Strictly speaking, A Christmas Carol is a Christmas Eve yarn, but as I was otherwise occupied that night and on Christmas Day as well, I chose Boxing Day to take in Scrooge, the 1970 musical adaptation of Charles Dickens's enduring ghost story. Directed by Ronald Neame and starring Albert Finney as the penny-pinching miser and unforgiving moneylender Ebenezer Scrooge, this version forgoes brevity in favor of shoehorning in about a dozen songs by screenwriter and composer Leslie Bricusse, some of which I freely admit are catchy as hell. (Then again, I should expect nothing less from the Oscar-winning composer of Doctor Doolittle's "Talk to the Animals.") From Scrooge's anthem "I Hate People" to the rousing "Thank You Very Much" (which gets trotted out twice, as musicals are wont to do), Scrooge's songs are a bouncy counterpoint to the often drab and occasionally unnerving scenes surrounding them.
Take, for instance, Scrooge's sit-down with the ghost of his former partner Jacob Marley (Alec Guinness), who tells him of the three spirits that have made appointments to see him that night, but not before attempting to scare the humbug out of him first. Marley does this by moaning Scrooge's name, rattling his chains, and appearing in a ghastly visage, but the pièce de résistance comes when they take to the skies over London, which are filled with the souls of damned. That's not quite enough to convince Scrooge to change his ways, though, so his spacious but ill-kept abode (a marvel of art direction/set decoration that was justly nominated for an Academy Award) still needs to receive three more spectral visitors before daybreak.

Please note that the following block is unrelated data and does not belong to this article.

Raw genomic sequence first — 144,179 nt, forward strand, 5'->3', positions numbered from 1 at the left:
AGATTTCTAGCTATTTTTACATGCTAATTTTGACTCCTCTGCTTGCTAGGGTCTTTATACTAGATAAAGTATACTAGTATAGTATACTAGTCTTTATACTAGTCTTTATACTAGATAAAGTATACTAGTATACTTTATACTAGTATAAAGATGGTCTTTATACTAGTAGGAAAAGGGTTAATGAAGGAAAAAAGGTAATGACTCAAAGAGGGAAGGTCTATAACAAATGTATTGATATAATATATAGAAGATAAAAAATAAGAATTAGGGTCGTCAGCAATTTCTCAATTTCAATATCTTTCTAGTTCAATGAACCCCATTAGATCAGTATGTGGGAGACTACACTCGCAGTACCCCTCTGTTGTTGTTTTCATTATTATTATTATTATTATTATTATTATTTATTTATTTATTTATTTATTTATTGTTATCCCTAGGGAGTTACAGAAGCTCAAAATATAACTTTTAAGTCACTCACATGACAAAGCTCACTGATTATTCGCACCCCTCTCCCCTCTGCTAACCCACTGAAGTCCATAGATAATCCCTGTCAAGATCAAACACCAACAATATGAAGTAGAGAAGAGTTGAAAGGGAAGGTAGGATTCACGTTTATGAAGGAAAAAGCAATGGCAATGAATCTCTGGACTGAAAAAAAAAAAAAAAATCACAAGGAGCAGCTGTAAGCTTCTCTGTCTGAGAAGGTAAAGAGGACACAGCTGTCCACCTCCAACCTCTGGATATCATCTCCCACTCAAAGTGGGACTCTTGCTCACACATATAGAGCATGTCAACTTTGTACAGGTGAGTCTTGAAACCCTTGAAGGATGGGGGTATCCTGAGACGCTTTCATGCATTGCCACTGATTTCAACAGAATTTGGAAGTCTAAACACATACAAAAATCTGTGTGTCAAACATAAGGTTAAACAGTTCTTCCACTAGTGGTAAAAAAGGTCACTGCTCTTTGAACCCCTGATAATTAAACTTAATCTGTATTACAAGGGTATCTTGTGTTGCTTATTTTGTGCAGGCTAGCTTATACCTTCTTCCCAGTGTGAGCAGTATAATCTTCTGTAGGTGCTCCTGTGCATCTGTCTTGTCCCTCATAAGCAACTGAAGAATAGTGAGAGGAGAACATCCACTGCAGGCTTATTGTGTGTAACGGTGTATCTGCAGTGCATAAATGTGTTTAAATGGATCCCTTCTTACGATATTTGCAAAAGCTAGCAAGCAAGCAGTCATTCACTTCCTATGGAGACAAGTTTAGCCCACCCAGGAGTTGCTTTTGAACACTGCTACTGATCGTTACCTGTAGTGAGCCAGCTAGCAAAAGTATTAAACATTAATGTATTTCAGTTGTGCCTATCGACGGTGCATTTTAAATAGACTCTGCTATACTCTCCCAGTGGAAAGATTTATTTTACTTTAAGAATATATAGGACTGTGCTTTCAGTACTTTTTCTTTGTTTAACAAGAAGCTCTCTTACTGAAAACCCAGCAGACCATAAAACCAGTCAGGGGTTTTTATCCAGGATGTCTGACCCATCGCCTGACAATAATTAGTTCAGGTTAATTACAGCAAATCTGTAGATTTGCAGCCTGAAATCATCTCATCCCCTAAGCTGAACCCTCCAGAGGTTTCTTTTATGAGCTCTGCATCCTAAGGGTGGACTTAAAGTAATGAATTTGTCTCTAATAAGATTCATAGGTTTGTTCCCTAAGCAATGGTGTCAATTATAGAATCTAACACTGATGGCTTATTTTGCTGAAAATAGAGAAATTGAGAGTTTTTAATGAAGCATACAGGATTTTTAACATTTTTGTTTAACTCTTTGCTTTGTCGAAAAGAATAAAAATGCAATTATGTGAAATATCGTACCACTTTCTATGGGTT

In the interest of parity, the Ghosts of Christmas Past and Present (the prim and proper Edith Evans and boisterous Kenneth More) get about 20 minutes each to impart their respective messages to Scrooge, but the one that seals the deal -- and in roughly half the time -- is the Ghost of Christmas Yet to Come, who lets him see for himself what his afterlife in Hell would be like. This five-minute sequence, in which Marley helps Scrooge get settled in and Guinness camps it up gloriously, is the visual highlight of the film, and I'm not just saying that because it throws in four oiled-up, chain-bearing, black-hooded musclemen for good measure. Okay, maybe I am saying that. I'm not ashamed.